Ryder Cup raises over 2.2 million euros for grassroots projects

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The success of The Ryder Cup can be seen clearly in the record books, but off the course, the biennial event between Europe and the United States can also be measured in terms of its important as a vehicle to develop and grow the game across Europe and, indeed, the world.

Thanks to The Ryder Cup Development Trust, set up in 2004, in excess of 2.2 million euros has been raised on the back of the event's success and earmarked for investment into grassroots golfing projects across the Continent of Europe.

The Trust, of which past European Tour champions, Ken Brown and Ove Sellberg are Trustees, has helped introduce the game to thousands of golfers of all ages and abilities and, to date, funds have been invested in various projects in Bulgaria, the Czech Republic, England, Germany, Ireland, Italy and Poland. Further applications on a wide variety of schemes having been received from another 13 countries.

Bernhard Langer, the winning 2004 European Ryder Cup Captain, set the ball rolling in 2005 with the presentation of 40,000 euros to the German Children's Aid Foundation Direct to buy special equipment for disabled children.

Junior Golf Ireland has been another to prosper following the Trust's involvement with 150,000 euros ploughed in over three years to oversee the development of golf across the Emerald Isle. This has contributed to the setting up of 135 coaching centres in 30 counties across Ireland and also the training of teachers in 149 schools.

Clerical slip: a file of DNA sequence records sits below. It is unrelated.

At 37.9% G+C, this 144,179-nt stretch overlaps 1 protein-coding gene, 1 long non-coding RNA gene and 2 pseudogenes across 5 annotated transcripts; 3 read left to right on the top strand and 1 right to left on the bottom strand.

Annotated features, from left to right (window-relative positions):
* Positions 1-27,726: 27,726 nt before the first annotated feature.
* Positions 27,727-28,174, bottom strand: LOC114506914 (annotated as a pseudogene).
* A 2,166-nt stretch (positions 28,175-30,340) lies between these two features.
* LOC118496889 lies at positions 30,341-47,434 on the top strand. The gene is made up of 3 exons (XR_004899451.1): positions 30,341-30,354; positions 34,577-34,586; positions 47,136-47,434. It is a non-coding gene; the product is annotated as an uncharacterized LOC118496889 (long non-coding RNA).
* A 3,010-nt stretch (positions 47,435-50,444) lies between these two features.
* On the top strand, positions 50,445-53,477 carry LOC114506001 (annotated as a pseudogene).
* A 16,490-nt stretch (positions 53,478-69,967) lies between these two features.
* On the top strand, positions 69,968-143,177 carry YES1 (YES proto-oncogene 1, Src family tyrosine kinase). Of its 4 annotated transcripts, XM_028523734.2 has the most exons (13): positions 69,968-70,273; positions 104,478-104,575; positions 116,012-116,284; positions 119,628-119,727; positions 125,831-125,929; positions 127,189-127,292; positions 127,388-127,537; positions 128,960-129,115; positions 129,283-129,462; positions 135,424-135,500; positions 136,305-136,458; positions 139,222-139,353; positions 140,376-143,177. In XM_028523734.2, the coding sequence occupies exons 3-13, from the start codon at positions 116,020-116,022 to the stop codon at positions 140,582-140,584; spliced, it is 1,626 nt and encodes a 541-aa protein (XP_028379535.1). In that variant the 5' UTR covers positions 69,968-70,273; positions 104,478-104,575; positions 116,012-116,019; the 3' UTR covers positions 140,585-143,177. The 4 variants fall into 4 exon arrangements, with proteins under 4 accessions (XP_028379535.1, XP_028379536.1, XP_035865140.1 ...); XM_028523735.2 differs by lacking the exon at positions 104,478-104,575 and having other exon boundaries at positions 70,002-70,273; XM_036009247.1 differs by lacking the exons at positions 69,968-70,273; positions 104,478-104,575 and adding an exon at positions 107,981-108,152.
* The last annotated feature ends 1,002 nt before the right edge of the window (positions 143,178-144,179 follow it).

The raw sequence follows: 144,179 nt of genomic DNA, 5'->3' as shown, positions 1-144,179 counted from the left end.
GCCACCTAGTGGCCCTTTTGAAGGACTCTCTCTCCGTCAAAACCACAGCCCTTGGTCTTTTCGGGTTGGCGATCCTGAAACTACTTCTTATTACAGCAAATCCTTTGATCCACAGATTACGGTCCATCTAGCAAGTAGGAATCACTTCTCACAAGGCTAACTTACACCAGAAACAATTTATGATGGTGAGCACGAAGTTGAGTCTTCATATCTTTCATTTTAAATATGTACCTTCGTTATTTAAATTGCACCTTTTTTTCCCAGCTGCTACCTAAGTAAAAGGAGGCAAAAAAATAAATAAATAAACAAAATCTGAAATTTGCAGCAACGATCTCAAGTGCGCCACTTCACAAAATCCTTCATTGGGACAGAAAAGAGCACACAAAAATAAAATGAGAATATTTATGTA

In the fledgling golf environment of the Czech Republic, ambitious plans to support junior programmes in 10 clubs were successfully implemented and this has now been extended to 16 clubs with more than 800 children involved.

Other schemes have seen youngsters across Bulgaria introduced to the game thanks to the support of the Trust with nearly 2,000 six to 14-year-olds given coaching. Italy has also enjoyed success with funding made available for the country's first ever public training course for coaches.

Poland, a country which will host events on the European Seniors Tour and Challenge Tour in 2008, has also benefited with 10,000 euros set aside for the training of coaches to encourage the growth of the game in eastern Europe.

In England, money for the Kevin Duggan Golf Academy at Stockwood Park has been a major success helping disadvantaged and under-privileged children in and around Luton get access to the sport.

John Yapp, Group Finance Director of the Professional Golfers' Association and Secretary of the Trust, said: "The idea of the Trust is to invest significant funding in promoting participation in golf and to reap the related health benefits.

"It's an exciting venture and to date we've had applications from more than 20 countries and look forward to receiving many more. We're grateful for the continued support given by The European Tour and The R&A and the on-going resource of the PGAs of Europe to help seek out and monitor projects which are relevant to Trust objectives."

Any potential applications or ideas for projects can be made direct to the PGA at rctrust@pga.org.uk or by calling Emma Hadlow at 0044 1675 470333. Alternatively enquiries can be made via PGAs of Europe Ltd at info@pgae.com or calling Ian Randell on the same number.